I hope that even if the reader is only slightly famliar with Latin (for some sources, Greek), or academic dialogue generally, they should be able to follow the discussion, and hopefully become inclined to study the topic, or (even better) the ancient languages more fully. Accordingly, this book aims to assist teachers and students who might use these letters in their courses, as well as general readers curious about the Latin, the story, and the reality. Nevertheless it should still be useful to experts, if only because it attempts comprehensively to compile and address the relevant references and debates. The reader is given the tools to find sources and assess them for themselves (I try to put nearly all scholar-to-scholar arguments in the endnotes to keep them from plugging up the prose), and I beg pardon for the sin of pedantry, if the result succeeds in being thorough and useful. Following the Plinys’ studium, or “scholarly zealotry,” this book’s motto riffs off the Elder: in contemplatione [epistularum] nihil possit videri supervacuum, “during consideration of [the letters], nothing should be considered irrelevant.” (HN 11.4).

To four persons I owe immense gratitude. To Roy Gibson for his conversations and advice; I began this project subsequent to a swell of Plinian conferences in which he was central, and have been fortunate to mine the rich dialectic that has come into print. Michael Reeve has been incomparable; without our hundreds of emails, Chapter 2 could never have happened, and he shares credit for any breakthroughs (and no blame for any breakdowns) that have resulted. Prof. Bryan Hanson, emeritus in Chemistry and Biochemistry at DePauw, carried out months of statistical analysis on the collation database. Beth Wilkerson at DePauw’s Geographic Information Systems Lab reconstructed an AD 79 Digital Elevation Model (DEM) for the Bay of Naples, based in part on Florian Seiler, Michael Märker, and Sebastian Vogel’s generously shared AD79 DEM of the Sarno River plain built by their SALVE Project at the German Archaeological Institute Berlin. Beth also did the viewshed calculation to locate the Elder’s villa at Misenum.

So many others to thank. First, every librarian—though those at the Biblioteca Medicea Laurenziana in Florence first gave me hope. Also, Stephen Ferguson, Laura Nuvoloni, Gregory Pass, Claudia Montusci, Vito De Nicola, Sheelagh Bevan, Mauro Penchini, Catherine Uecker, Jon Seydl, Ken Laptin, Ettore Napione, Gail Patrick, and much after the fact, two Midwestern colleagues, E.T. Merrill and S.E. Stout, twentieth-century giants of Plinian studies, who left copies of manuscripts and early printed editions (and notes) to their libraries at the University of Chicago and Indiana University. (And thank goodness, during a pandemic, for digital versions available through, Google Books, the Hathi Trust, and various European libraries.)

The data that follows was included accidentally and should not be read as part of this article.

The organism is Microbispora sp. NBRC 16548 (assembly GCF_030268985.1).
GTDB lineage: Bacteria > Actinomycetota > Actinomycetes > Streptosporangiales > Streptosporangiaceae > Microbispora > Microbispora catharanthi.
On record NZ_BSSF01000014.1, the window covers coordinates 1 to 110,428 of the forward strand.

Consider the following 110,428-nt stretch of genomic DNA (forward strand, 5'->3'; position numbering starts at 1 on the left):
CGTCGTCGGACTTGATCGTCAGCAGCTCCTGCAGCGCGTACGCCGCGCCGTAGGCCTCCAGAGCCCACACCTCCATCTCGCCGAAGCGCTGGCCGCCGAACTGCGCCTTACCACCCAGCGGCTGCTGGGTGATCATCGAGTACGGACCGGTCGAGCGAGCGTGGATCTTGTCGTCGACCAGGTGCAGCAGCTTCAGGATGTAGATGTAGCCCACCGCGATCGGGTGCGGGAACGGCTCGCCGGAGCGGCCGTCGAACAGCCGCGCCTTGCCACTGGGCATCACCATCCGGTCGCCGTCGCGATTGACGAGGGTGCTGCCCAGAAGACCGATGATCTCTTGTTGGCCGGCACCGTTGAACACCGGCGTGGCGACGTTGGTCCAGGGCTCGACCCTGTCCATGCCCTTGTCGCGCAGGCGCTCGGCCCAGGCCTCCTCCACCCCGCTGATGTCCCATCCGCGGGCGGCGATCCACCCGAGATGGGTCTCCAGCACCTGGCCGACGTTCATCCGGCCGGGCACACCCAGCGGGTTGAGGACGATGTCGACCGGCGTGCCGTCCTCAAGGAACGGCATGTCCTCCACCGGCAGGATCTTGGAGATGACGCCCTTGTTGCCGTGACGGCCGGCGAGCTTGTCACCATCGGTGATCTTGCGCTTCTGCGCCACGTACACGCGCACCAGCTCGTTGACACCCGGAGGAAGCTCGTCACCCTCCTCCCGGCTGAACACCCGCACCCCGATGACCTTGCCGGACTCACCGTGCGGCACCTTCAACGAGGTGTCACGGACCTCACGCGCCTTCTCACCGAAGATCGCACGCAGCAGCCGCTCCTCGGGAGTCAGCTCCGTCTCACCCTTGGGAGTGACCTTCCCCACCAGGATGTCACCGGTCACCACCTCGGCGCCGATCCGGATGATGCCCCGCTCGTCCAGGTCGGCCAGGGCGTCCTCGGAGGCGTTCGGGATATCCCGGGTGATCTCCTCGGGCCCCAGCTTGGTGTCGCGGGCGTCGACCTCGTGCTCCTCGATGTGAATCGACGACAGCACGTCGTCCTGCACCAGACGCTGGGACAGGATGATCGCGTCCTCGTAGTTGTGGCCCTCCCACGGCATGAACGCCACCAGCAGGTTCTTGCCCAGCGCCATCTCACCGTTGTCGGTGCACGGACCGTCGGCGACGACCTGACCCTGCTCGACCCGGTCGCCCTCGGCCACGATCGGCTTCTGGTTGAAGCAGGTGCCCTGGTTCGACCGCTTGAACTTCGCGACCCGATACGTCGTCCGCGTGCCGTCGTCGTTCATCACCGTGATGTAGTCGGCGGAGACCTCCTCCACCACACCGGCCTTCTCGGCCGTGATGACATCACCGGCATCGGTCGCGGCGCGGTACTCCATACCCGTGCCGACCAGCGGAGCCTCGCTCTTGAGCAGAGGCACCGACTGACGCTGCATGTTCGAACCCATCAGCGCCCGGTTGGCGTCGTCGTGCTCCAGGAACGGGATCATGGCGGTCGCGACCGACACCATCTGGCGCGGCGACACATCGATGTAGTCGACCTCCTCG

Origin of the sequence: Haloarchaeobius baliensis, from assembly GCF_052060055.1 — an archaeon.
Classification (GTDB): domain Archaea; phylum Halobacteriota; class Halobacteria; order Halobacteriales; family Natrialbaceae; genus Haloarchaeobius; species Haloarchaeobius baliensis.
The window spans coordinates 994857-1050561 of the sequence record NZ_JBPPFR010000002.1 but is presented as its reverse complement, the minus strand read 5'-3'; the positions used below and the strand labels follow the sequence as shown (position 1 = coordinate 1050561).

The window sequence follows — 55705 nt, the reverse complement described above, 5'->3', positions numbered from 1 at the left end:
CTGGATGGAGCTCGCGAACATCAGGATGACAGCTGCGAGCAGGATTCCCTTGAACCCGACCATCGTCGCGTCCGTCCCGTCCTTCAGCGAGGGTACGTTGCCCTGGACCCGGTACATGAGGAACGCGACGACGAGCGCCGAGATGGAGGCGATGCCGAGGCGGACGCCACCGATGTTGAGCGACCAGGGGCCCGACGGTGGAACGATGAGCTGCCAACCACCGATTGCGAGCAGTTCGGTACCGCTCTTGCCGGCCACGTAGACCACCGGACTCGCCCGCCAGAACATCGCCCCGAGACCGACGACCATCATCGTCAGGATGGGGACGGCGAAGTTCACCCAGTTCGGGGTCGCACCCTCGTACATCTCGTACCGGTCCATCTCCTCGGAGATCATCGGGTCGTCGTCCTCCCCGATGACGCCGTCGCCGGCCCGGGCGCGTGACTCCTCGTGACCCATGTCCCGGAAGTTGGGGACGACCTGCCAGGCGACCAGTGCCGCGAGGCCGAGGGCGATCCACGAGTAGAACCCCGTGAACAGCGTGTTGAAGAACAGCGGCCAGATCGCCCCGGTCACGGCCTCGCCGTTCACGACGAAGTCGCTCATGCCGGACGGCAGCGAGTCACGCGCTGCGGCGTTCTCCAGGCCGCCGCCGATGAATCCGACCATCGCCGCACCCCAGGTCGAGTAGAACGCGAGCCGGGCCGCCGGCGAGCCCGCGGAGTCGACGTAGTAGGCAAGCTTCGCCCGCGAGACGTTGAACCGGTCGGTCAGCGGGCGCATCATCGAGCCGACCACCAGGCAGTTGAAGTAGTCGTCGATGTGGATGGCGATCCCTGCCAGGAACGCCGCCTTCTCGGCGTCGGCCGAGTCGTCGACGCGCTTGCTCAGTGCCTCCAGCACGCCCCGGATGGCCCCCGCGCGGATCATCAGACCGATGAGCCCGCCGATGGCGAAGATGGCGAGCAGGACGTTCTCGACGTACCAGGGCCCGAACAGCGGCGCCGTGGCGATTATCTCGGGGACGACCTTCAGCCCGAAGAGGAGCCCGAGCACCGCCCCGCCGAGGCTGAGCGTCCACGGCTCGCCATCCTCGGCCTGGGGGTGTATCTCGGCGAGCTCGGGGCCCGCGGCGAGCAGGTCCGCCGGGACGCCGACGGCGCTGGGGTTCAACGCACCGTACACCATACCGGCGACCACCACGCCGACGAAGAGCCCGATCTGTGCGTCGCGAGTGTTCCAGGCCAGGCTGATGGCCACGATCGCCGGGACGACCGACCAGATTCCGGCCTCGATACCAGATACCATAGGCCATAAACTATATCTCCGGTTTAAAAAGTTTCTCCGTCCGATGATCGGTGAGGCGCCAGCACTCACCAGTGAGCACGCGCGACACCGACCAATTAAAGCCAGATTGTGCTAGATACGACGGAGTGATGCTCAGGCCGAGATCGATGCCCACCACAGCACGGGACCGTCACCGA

Julia and Ed Prentice provided a vital clue toward finding Phillipps ms. 9416, and Toby Burrows and Laura Cleaver shared information about its ownership. Thanks also to Christopher de Hamel and Martin Schøyen. In summer 2016, Paolo Braconi generously gave tours of what is likely Pliny’s Tuscan villa and the splendid museum at the Villa Graziani di Celalba, in Umbria. Anna Bates Patel and the Tabley House staff in Manchester offered tea and kindness as I studied John Martin’s second painting of Vesuvius and chatted with Bryan Sitch of Manchester Museum. Catherine Viola and Alan Greaves provided hospitality and help as they so often have. In Perugia, Giampiero Bevagna, Cristiano Ragni, Marco Bagli, Francesco Burzacca, and Massimo Nafissi gave aid and encouragement (Giampi found and photographed the Perugia manuscript for me; grazie, amico).

At DePauw, Alexander Komives in Physics and Astronomy made calculations for moonrise during 24–25 August, AD 79 and assisted my understanding of solar and lunar eclipses. Jim Mills in Geosciences reviewed and advised my reconstruction of the eruption timeline. I would not have been able to complete this project if not for university sabbatical funding in 2012–13 and 2020–21, a subvention from the DePauw Classical Studies department Kairos Fund, and a DePauw Faculty Fellowship from the Arthur Vining Davis Foundations from 2016–18.

Many DePauw students were involved: Manon Carter, Alisha Grider, Marcus Lobo, Charlie Locke, Luke Lohrstorfer, Anna Nagy, Caleb O’Brien, Daniel Schultz, Marissa Sorini, Shirley Tandy, Jessica Tilley, and Yuran Zhou contributed while taking Latin 223; Luke Hessburg did bibliographical research. Rebecca Kerns supplied wit, wisdom, a snappy translation of Ep. 8.17, and scans from the Blegen Library in Cincinnati. Nevertheless, I take responsibility for all translations unless otherwise indicated. Thanks also to Elizabeth Risch and Amy Davis-Poynter at Routledge for their support and incredible patience, and to Jayanthi Chander at Deanta Global for her editorial acumen.

On 18 February 2018, Eleanor Winsor Leach, Professor of Classical Studies at Indiana University, passed away. She had invited me just weeks before to present at her seminar; sadly, fate intervened. 17 July 2021 saw the loss of the legendary H.D. Cameron, Professor of Classics at the University of Michigan, who gave me my first teaching opportunity; I use his Thucydides translation in Ch. 4. Requiescant in pace. This volume also remembers my grandfather, Major John Swerda, US Army, who saw Vesuvius long before I did, under wartime conditions in 1944. It is his cigarette card reproduced as Figure 5.2.

Lastly, hugs to my soccer team: Simon (who scanned sources at the U. Chicago library), Jakob, and Micah. This book is dedicated with love to my sister Jenni, and to Rebecca, a partner and colleague I scarce deserve.

September 2021 Green castle Indiana